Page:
“I thought she was going to quit on me at the 3/16ths pole,” said Bell. “But I got her outside and she rebroke.”
Mindy Sue, the 7-5, favorite rambled home ¾ of a length in front of Hidden Gold, 1 ½ in front of Bella Notte.
Despite the wilting heat, none of the horses were reported with problems, and the jockeys apparently withstood the elements as well, although they bore signs of the heat and the special day.
The faces of concessionaires, valets, outriders and many of the riders were a bright pink from plying their trade on a brutally warm afternoon with a temperature of 90-plus and humidity levels of 83 to 84 percent.
Paddock handicapper Angela Hermann, dressed in a dazzling fuchsia dress, succumbed to the heat before the seventh race, fainting in the paddock.
She was in the press box after the races, recovering from the ordeal.
Condensation dripped from cooling vents, water pipes and air conditioning conduits in the grandstand, bringing to a mind a recent sign on the side of the Aguave Restaurant in downtown Hudson: Can you believe that gorillas live in this stuff.
Lisa Johnson, Equibase’s eagle eye chart caller, has complained in recent weeks about the conditions in the pressbox, which she found a wee bit chilly. “It’s like a darn meat locker in here,” she’d say.
With the onslaught of heat and humidity, Lisa was not heard to utter a single derogatory word about the conditions the past two days. Her only complaint on Sunday was that with all pink saddle towels it was darn near impossible at times to distinguish one horse from the next.
Unless, of course, the horse was named A She’s Adorable, the class of Sunday’s card.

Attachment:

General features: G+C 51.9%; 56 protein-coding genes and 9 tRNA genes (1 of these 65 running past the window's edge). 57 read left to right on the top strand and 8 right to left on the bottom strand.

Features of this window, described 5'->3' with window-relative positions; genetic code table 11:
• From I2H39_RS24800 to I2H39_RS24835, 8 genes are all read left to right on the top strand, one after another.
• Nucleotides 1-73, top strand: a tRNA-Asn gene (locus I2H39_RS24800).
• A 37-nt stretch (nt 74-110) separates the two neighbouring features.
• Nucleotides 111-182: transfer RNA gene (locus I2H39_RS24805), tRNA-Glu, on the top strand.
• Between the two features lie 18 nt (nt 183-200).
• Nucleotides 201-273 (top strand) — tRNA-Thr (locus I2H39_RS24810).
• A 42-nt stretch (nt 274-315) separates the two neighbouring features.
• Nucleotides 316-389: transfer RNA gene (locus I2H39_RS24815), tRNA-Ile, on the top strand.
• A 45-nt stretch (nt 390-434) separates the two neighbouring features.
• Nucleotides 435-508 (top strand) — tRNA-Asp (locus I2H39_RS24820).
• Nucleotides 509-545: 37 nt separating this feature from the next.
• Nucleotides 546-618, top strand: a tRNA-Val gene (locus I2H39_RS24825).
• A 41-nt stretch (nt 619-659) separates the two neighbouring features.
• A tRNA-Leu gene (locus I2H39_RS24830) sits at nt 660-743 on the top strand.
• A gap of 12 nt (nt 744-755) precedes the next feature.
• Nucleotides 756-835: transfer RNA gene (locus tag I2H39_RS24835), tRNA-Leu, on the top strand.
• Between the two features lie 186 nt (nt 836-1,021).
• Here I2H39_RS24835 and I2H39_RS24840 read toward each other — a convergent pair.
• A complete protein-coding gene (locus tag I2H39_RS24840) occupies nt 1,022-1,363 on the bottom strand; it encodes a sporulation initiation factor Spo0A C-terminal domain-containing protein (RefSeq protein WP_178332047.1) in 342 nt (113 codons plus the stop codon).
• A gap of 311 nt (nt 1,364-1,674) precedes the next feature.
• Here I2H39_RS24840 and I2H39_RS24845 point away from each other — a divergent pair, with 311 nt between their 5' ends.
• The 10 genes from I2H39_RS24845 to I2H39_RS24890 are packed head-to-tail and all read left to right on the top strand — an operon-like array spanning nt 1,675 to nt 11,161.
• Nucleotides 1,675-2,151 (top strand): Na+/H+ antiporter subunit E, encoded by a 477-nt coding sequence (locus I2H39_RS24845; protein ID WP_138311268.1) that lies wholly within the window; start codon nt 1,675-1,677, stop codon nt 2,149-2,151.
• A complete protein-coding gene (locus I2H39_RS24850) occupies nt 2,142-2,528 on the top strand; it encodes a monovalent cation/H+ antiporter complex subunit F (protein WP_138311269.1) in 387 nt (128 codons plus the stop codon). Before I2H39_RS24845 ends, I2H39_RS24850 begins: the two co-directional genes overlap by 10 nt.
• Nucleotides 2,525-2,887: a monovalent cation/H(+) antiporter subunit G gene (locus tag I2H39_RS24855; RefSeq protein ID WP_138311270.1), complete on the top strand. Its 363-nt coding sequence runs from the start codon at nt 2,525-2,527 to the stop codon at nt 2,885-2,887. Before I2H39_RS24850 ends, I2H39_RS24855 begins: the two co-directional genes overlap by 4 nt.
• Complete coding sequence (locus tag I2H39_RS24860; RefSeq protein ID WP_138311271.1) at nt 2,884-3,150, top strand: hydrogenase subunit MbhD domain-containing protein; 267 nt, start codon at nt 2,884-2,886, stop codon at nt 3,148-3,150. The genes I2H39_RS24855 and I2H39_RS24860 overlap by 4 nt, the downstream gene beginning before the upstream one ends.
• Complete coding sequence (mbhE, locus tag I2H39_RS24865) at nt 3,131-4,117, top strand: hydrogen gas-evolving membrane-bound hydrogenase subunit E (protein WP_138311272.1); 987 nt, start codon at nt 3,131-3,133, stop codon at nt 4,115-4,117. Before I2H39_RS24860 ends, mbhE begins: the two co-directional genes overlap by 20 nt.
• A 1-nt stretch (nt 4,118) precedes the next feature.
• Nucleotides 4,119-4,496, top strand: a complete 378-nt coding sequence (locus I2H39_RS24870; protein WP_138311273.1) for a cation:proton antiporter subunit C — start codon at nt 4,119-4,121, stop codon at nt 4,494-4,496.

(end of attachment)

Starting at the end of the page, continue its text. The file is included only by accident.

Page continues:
RIDER OK, NOT SO WITH GEAR
Quarter horse rider Clyde Smith hit the ground in Saturday’s final race after his horse ducked out and then bounced off another horse, unseating Smith with a thud.
Smith was taken to a hospital but was reported in his room on the backside by 3 a.m. It was a costly incident just the same.
Paramedics removed his boots ($200), his pants ($65), his leggings ($30) and the owner silks ($150) by cutting them from his body.
Only his helmet was left unscathed. When asked why the clothing had to be removed as it was, paramedics reportedly said they feared he was having a seizure. Wouldn’t removing his helmet have been the answer in that case, they were asked… without response.
WEEKEND QUOTES, INTERJECTIONS AND OUTRIGHT DENIALS
Perhaps the best line of the past few days came from rider Doug Frink after his track-record win aboard Jess A Runner, who looked shot out of a cannon.
“I thought my gate was the only one that opened,”he said.
Three-three-old Kadyn, daughter of Jason Olmstead and Amber Blair, was camped out in the bookkeeper’s office, where she has what she calls a house under the front desk.
She has watched the Rapunzel movie more than once, including the bit where the heroine of the story whacks an unwanted visitor with a frying pan.
“Would you do that , too?” she was asked.
“I’d try to,” the three-year-old said.